Companies and researchers are exploring new materials that can be used to adapt existing structures to better weather the storm. For example, researchers at Purdue University have developed a new ultra-white paint that reflects over 98% of the sun’s rays. It keeps surface temperatures cooler and, when painted onto a roof, could cool a house better than most residential air conditioners.
These adaptation initiatives will require a new generation of material scientists, engineers, architects, and builders.
Climate Adaptation: Institutional Needs
Now that we have addressed the rampant rhinoceros stampeding down the streets and knocking down buildings, how do we protect the citizens who want to get on with their lives amid the chaos? Public and private institutions need to develop plans and policies to protect populations from prolonged heat waves, sub-zero cold spells, and other extreme weather events. Strained emergency response teams will need updated plans and resources. Economic impacts will need to be assessed and accounted for.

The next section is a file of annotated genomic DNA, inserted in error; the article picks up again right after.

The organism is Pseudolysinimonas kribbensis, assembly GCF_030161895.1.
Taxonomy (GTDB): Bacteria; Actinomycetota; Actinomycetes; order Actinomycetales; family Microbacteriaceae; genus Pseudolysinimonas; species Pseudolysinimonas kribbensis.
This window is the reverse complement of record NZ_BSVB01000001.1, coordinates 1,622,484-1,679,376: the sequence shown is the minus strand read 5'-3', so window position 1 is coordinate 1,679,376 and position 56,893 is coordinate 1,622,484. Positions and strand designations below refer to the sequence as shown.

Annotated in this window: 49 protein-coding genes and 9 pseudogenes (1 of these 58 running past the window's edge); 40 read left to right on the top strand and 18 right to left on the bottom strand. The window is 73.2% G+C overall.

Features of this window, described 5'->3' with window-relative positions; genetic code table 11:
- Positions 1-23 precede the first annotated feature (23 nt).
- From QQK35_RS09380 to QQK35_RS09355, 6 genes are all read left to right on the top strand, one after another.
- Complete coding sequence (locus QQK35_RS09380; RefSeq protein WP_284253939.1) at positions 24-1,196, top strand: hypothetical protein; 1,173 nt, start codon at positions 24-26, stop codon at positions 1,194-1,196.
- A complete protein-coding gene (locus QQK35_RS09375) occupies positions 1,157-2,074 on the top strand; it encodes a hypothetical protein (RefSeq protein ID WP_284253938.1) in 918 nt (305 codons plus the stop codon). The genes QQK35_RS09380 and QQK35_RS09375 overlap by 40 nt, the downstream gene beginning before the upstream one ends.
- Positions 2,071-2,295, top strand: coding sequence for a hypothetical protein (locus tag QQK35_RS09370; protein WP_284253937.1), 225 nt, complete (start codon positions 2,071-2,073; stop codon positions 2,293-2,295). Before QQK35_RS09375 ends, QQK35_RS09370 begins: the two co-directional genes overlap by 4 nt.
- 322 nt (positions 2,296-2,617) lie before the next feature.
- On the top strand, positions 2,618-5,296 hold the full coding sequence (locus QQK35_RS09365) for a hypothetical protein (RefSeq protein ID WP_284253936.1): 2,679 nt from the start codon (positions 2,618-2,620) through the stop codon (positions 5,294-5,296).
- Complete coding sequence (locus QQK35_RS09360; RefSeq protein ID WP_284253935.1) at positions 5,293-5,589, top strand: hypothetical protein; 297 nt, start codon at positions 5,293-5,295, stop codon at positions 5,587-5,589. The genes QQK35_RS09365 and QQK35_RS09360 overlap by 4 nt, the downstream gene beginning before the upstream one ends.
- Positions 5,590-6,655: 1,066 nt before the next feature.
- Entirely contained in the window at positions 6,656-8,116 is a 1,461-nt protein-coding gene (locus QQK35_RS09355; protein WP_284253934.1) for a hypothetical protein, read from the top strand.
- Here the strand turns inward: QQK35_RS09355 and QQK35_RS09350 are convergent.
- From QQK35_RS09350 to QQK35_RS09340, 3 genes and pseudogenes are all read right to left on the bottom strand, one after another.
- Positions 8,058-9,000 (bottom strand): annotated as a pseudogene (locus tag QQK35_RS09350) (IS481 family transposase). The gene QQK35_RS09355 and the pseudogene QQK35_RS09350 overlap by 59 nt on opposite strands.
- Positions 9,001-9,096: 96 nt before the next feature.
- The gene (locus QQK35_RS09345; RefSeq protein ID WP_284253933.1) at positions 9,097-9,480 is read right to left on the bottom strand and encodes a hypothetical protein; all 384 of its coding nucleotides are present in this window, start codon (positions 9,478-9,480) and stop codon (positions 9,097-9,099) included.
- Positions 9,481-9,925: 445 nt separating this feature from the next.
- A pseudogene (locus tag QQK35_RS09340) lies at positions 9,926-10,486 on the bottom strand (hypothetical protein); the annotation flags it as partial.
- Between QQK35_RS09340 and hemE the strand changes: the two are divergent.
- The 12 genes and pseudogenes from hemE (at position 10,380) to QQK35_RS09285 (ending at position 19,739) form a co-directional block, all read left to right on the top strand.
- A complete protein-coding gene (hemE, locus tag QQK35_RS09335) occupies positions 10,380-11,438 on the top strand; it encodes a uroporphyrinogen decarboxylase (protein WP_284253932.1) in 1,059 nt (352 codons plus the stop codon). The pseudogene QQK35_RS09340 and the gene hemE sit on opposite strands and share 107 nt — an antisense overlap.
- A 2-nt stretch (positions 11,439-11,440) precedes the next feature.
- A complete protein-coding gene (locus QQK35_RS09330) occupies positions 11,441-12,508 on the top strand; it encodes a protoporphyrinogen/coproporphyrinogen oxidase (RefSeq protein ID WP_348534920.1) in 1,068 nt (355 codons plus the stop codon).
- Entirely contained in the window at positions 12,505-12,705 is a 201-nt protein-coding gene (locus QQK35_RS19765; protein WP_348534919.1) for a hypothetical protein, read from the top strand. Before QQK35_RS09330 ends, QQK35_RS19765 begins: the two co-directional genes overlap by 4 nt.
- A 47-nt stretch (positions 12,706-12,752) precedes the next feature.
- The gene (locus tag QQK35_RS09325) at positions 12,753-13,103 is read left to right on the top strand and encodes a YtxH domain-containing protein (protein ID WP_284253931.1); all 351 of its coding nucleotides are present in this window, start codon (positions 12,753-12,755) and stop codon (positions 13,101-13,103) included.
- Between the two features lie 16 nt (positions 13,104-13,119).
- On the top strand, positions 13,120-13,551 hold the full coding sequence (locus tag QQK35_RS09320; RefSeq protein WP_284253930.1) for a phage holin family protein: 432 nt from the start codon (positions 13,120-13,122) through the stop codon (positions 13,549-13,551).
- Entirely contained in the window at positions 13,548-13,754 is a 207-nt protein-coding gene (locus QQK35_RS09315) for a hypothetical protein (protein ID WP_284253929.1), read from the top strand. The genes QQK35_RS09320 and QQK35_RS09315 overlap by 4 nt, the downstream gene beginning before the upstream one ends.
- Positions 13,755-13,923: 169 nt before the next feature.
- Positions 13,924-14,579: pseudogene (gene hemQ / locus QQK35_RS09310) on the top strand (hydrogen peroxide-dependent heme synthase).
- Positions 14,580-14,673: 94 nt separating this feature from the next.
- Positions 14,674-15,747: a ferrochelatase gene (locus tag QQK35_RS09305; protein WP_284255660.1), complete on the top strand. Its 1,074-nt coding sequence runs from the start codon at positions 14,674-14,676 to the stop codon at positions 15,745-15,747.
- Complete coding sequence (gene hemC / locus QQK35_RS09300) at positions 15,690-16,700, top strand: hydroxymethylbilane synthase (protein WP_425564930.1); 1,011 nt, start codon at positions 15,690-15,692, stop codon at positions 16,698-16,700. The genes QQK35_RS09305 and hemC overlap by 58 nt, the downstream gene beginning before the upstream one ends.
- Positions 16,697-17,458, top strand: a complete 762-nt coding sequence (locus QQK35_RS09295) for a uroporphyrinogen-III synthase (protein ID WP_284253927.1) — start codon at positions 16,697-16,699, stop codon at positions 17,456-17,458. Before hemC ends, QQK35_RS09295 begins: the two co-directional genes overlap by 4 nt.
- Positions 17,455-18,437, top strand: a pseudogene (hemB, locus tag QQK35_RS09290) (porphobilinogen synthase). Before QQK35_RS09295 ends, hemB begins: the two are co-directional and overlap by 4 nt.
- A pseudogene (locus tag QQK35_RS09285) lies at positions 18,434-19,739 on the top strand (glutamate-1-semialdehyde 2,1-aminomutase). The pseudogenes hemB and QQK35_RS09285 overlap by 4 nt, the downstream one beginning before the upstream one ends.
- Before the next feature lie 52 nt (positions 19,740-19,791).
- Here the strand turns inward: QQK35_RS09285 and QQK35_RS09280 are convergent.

Some are already starting to do so. The city of Chicago, for example, has instituted a heat emergency response system to protect its vulnerable populations when a heat wave is in the forecast. California recently launched a Climate Adaptation Strategy that includes “nearly 150 climate adaptation actions” for improving public health strategies, strengthening protections for climate-vulnerable communities, and building a “climate-resistant” economy.
Colleges and universities can help by developing programs that provide planners and other officials with the tools and knowledge to prepare for future scenarios. A few have already begun, including the University of Maryland (UMD). In December 2022, UMD’s Senate approved a post-baccalaureate certificate in climate policy and action. The program is intended to teach public policy and other professionals how to “assess, design, and implement effective strategies and actions” in response to climate-related challenges. UMD also offered a Climate Finance & Risk Management bootcamp to help government officials and private executives understand the economic impacts of climate change on their organizations.
Social Adaptation: Changes in Work and Life